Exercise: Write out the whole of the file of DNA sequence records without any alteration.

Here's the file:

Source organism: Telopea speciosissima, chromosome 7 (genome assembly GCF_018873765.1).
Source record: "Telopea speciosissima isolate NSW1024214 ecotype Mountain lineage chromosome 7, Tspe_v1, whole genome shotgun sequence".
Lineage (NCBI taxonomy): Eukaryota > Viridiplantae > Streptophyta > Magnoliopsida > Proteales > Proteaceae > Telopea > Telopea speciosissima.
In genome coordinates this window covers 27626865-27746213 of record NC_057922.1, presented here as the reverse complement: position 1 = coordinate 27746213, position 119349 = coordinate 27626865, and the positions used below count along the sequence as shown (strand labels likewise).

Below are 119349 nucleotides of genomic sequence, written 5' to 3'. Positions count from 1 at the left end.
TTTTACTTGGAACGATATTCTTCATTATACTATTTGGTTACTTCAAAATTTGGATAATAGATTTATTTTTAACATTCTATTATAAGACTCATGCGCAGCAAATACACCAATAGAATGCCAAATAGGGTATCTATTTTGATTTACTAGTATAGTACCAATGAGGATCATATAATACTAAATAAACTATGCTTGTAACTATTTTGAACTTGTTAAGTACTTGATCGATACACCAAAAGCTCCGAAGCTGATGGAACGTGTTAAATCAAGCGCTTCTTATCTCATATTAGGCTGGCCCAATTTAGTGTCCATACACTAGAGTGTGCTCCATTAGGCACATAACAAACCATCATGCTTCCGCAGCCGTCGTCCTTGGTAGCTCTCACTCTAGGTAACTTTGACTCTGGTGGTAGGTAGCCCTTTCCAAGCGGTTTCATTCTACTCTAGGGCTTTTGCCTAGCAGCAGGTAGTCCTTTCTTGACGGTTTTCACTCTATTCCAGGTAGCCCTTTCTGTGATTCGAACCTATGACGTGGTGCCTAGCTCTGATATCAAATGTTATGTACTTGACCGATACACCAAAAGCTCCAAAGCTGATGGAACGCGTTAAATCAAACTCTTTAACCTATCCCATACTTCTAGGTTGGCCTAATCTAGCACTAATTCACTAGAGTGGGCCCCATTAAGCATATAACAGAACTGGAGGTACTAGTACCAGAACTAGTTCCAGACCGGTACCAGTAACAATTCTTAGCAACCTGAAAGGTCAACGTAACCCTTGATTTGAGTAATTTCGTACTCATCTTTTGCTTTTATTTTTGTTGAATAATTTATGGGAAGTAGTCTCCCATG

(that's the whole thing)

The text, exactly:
Source organism: Telopea speciosissima, chromosome 7 (genome assembly GCF_018873765.1).
Source record: "Telopea speciosissima isolate NSW1024214 ecotype Mountain lineage chromosome 7, Tspe_v1, whole genome shotgun sequence".
Lineage (NCBI taxonomy): Eukaryota > Viridiplantae > Streptophyta > Magnoliopsida > Proteales > Proteaceae > Telopea > Telopea speciosissima.
In genome coordinates this window covers 27626865-27746213 of record NC_057922.1, presented here as the reverse complement: position 1 = coordinate 27746213, position 119349 = coordinate 27626865, and the positions used below count along the sequence as shown (strand labels likewise).

Below are 119349 nucleotides of genomic sequence, written 5' to 3'. Positions count from 1 at the left end.
TTTTACTTGGAACGATATTCTTCATTATACTATTTGGTTACTTCAAAATTTGGATAATAGATTTATTTTTAACATTCTATTATAAGACTCATGCGCAGCAAATACACCAATAGAATGCCAAATAGGGTATCTATTTTGATTTACTAGTATAGTACCAATGAGGATCATATAATACTAAATAAACTATGCTTGTAACTATTTTGAACTTGTTAAGTACTTGATCGATACACCAAAAGCTCCGAAGCTGATGGAACGTGTTAAATCAAGCGCTTCTTATCTCATATTAGGCTGGCCCAATTTAGTGTCCATACACTAGAGTGTGCTCCATTAGGCACATAACAAACCATCATGCTTCCGCAGCCGTCGTCCTTGGTAGCTCTCACTCTAGGTAACTTTGACTCTGGTGGTAGGTAGCCCTTTCCAAGCGGTTTCATTCTACTCTAGGGCTTTTGCCTAGCAGCAGGTAGTCCTTTCTTGACGGTTTTCACTCTATTCCAGGTAGCCCTTTCTGTGATTCGAACCTATGACGTGGTGCCTAGCTCTGATATCAAATGTTATGTACTTGACCGATACACCAAAAGCTCCAAAGCTGATGGAACGCGTTAAATCAAACTCTTTAACCTATCCCATACTTCTAGGTTGGCCTAATCTAGCACTAATTCACTAGAGTGGGCCCCATTAAGCATATAACAGAACTGGAGGTACTAGTACCAGAACTAGTTCCAGACCGGTACCAGTAACAATTCTTAGCAACCTGAAAGGTCAACGTAACCCTTGATTTGAGTAATTTCGTACTCATCTTTTGCTTTTATTTTTGTTGAATAATTTATGGGAAGTAGTCTCCCATG